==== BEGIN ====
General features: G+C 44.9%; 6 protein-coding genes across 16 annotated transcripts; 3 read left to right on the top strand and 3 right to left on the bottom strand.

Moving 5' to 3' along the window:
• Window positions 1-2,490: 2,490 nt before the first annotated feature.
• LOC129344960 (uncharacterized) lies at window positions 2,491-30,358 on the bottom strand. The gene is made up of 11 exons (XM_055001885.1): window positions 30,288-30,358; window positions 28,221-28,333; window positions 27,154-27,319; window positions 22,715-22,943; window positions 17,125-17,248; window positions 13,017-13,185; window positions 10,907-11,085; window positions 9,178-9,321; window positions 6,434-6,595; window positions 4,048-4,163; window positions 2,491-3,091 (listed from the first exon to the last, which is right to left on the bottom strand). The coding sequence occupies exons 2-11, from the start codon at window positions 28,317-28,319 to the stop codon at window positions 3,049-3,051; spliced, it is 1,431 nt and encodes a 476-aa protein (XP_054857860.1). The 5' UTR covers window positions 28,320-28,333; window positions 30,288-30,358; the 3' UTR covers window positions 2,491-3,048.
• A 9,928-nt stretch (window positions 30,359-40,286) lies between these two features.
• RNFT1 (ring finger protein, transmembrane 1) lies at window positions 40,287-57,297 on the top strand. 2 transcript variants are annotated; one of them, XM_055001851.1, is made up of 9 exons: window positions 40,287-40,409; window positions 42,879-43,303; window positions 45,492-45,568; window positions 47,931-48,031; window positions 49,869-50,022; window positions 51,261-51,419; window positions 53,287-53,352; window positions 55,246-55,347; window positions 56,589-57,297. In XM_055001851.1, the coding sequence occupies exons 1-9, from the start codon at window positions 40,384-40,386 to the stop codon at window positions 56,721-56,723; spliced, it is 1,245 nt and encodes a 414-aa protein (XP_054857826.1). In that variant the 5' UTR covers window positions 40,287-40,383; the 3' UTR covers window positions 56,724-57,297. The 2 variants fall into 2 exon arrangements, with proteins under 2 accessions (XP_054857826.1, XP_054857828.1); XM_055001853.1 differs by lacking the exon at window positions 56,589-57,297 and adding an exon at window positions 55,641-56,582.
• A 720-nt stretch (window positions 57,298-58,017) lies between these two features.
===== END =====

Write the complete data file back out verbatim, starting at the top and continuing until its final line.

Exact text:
General features: G+C 44.9%; 6 protein-coding genes across 16 annotated transcripts; 3 read left to right on the top strand and 3 right to left on the bottom strand.

Moving 5' to 3' along the window:
• Window positions 1-2,490: 2,490 nt before the first annotated feature.
• LOC129344960 (uncharacterized) lies at window positions 2,491-30,358 on the bottom strand. The gene is made up of 11 exons (XM_055001885.1): window positions 30,288-30,358; window positions 28,221-28,333; window positions 27,154-27,319; window positions 22,715-22,943; window positions 17,125-17,248; window positions 13,017-13,185; window positions 10,907-11,085; window positions 9,178-9,321; window positions 6,434-6,595; window positions 4,048-4,163; window positions 2,491-3,091 (listed from the first exon to the last, which is right to left on the bottom strand). The coding sequence occupies exons 2-11, from the start codon at window positions 28,317-28,319 to the stop codon at window positions 3,049-3,051; spliced, it is 1,431 nt and encodes a 476-aa protein (XP_054857860.1). The 5' UTR covers window positions 28,320-28,333; window positions 30,288-30,358; the 3' UTR covers window positions 2,491-3,048.
• A 9,928-nt stretch (window positions 30,359-40,286) lies between these two features.
• RNFT1 (ring finger protein, transmembrane 1) lies at window positions 40,287-57,297 on the top strand. 2 transcript variants are annotated; one of them, XM_055001851.1, is made up of 9 exons: window positions 40,287-40,409; window positions 42,879-43,303; window positions 45,492-45,568; window positions 47,931-48,031; window positions 49,869-50,022; window positions 51,261-51,419; window positions 53,287-53,352; window positions 55,246-55,347; window positions 56,589-57,297. In XM_055001851.1, the coding sequence occupies exons 1-9, from the start codon at window positions 40,384-40,386 to the stop codon at window positions 56,721-56,723; spliced, it is 1,245 nt and encodes a 414-aa protein (XP_054857826.1). In that variant the 5' UTR covers window positions 40,287-40,383; the 3' UTR covers window positions 56,724-57,297. The 2 variants fall into 2 exon arrangements, with proteins under 2 accessions (XP_054857826.1, XP_054857828.1); XM_055001853.1 differs by lacking the exon at window positions 56,589-57,297 and adding an exon at window positions 55,641-56,582.
• A 720-nt stretch (window positions 57,298-58,017) lies between these two features.